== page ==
Monday, October 30, 2017

Aging in Place Planning (Research, Video 1:50)

Many older adults view aging in place as the gold star of living well during declining years. It means having the health, social, and physical support you need to live safely and independently in your home or community. Aging in place is an advanced life event that supports independence and well-being. But planning ahead for aging in place has to be done with the same commitment as planning for any important life event. A lack of planning can greatly impede the realization of this life event for many older adults.

What do older adults perceive as their roles in planning for aging in place? Focus groups with 68 older adults over age 65 and living in the communities (rural, urban, and suburban) answered open-ended questions about their perceptions of future health events, needs, and planning. Three investigators analyzed and identified these five emerging advanced life events that impacted their ability to remain at home:

1) Hospitalizations
2) Falls
3) Dementia
4) Spousal Loss
5) Home upkeep issues

Many subjects reported a lack of planning for aging in place and perceived that life events such as those listed above simply would not happen to them. Other reasons for not planning ahead included these:

1) Uncertainty in future
2) Being too healthy/too sick
3) Offspring influences
4) Denial/procrastination
5) Pride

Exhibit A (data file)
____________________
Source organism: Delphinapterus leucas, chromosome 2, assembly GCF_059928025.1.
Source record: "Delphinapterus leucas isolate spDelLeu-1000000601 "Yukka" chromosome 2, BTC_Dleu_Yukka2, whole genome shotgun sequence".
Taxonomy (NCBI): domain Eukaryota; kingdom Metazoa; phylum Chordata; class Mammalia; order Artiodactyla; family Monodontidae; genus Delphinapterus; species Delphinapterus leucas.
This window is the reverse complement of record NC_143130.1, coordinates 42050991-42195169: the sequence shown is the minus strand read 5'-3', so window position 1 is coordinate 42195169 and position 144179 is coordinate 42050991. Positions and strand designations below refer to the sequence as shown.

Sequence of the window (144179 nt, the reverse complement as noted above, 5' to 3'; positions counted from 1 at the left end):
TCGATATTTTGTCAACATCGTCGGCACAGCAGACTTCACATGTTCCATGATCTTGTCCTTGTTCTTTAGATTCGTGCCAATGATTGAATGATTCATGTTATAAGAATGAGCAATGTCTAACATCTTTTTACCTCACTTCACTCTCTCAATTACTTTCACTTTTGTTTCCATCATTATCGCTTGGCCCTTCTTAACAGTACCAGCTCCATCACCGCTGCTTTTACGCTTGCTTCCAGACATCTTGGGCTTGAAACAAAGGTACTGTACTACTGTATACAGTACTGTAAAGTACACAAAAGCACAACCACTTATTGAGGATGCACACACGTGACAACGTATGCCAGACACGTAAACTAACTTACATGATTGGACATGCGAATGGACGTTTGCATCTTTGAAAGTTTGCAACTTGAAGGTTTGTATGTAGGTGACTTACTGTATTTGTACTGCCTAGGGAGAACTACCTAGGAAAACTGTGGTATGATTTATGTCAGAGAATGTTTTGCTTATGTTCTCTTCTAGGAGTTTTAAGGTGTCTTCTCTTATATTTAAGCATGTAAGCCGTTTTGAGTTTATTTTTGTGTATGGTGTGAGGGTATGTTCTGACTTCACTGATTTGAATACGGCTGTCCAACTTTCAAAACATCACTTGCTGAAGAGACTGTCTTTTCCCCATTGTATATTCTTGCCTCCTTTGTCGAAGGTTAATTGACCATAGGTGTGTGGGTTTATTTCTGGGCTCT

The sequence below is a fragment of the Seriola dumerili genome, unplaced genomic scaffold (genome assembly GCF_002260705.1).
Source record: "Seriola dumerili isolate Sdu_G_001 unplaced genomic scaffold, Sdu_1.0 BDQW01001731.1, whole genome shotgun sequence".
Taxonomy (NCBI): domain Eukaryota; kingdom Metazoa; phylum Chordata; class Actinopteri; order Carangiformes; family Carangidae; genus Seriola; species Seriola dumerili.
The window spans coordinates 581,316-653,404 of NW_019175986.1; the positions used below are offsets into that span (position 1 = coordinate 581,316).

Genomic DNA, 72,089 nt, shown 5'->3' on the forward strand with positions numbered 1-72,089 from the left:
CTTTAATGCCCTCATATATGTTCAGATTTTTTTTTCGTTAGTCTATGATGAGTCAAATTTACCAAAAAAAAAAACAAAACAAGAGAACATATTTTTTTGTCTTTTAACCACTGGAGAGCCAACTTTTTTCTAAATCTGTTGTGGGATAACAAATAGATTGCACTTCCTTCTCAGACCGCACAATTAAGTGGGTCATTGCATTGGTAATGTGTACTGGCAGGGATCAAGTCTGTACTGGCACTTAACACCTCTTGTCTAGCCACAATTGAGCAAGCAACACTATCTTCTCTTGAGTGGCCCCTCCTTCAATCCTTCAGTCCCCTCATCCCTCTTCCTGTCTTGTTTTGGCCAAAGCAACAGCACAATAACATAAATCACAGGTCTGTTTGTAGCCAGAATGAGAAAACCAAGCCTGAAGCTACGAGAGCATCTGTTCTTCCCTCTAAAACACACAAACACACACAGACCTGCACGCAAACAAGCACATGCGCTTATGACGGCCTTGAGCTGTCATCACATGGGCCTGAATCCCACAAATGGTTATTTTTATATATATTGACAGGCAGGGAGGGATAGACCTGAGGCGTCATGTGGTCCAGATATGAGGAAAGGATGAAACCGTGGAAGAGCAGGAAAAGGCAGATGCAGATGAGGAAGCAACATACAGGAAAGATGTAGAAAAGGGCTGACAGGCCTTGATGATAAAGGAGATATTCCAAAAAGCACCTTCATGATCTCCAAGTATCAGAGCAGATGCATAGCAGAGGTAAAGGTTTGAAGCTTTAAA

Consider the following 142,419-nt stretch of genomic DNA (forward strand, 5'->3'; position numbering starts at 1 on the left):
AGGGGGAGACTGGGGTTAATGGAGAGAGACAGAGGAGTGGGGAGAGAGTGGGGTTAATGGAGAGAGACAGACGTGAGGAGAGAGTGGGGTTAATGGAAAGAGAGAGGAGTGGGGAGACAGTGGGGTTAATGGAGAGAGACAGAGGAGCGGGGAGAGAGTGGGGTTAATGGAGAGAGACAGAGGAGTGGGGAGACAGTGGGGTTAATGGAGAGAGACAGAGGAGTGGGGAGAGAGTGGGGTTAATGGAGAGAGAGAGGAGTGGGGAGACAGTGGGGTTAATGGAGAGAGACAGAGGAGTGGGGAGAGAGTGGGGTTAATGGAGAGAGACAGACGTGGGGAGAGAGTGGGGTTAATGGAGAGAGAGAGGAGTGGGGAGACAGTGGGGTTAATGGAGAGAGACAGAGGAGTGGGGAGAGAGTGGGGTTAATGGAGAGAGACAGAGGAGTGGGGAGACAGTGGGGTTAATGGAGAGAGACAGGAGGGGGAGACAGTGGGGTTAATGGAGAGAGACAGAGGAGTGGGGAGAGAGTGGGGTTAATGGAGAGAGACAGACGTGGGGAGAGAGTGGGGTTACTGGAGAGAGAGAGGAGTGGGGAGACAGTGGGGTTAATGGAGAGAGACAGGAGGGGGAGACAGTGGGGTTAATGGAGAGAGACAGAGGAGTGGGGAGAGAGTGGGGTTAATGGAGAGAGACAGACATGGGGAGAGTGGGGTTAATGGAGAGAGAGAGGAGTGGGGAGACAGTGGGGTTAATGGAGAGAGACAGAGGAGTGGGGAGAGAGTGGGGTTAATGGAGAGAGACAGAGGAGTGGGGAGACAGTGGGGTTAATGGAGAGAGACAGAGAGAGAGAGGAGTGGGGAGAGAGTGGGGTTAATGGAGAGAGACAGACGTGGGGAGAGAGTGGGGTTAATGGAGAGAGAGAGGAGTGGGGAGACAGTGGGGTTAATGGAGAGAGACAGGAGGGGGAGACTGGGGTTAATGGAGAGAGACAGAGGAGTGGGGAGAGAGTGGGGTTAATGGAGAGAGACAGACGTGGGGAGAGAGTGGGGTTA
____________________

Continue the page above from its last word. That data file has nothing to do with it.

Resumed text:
6) Feeling overwhelmed
7) Financial concerns

Although many older adults had not communicated their needs to their offspring, they still expressed reliance on offspring for taking care of their future advanced life events. If life events such as aging in place are to happen in increasing numbers, the reasons for older adults not planning ahead must be addressed vigorously to prepare them for future home needs and a voice in their care along with their offspring and/or other advocates.

Aging in place takes planning. Preparing for future needs is the key. The following video offers helpful resources to improve living while aging at home. Keep in mind that, while aging in place is what many older adults say they want, aging at home until the end of their lives is no guarantee of a high quality of life. Each situation has unique needs to be considered that may include other living options such as retirement communities.

Frances Shani Parker, Author
Becoming Dead Right: A Hospice Volunteer in Urban Nursing Homes is available in paperback and e-book editions in America and other countries at online and offline booksellers.

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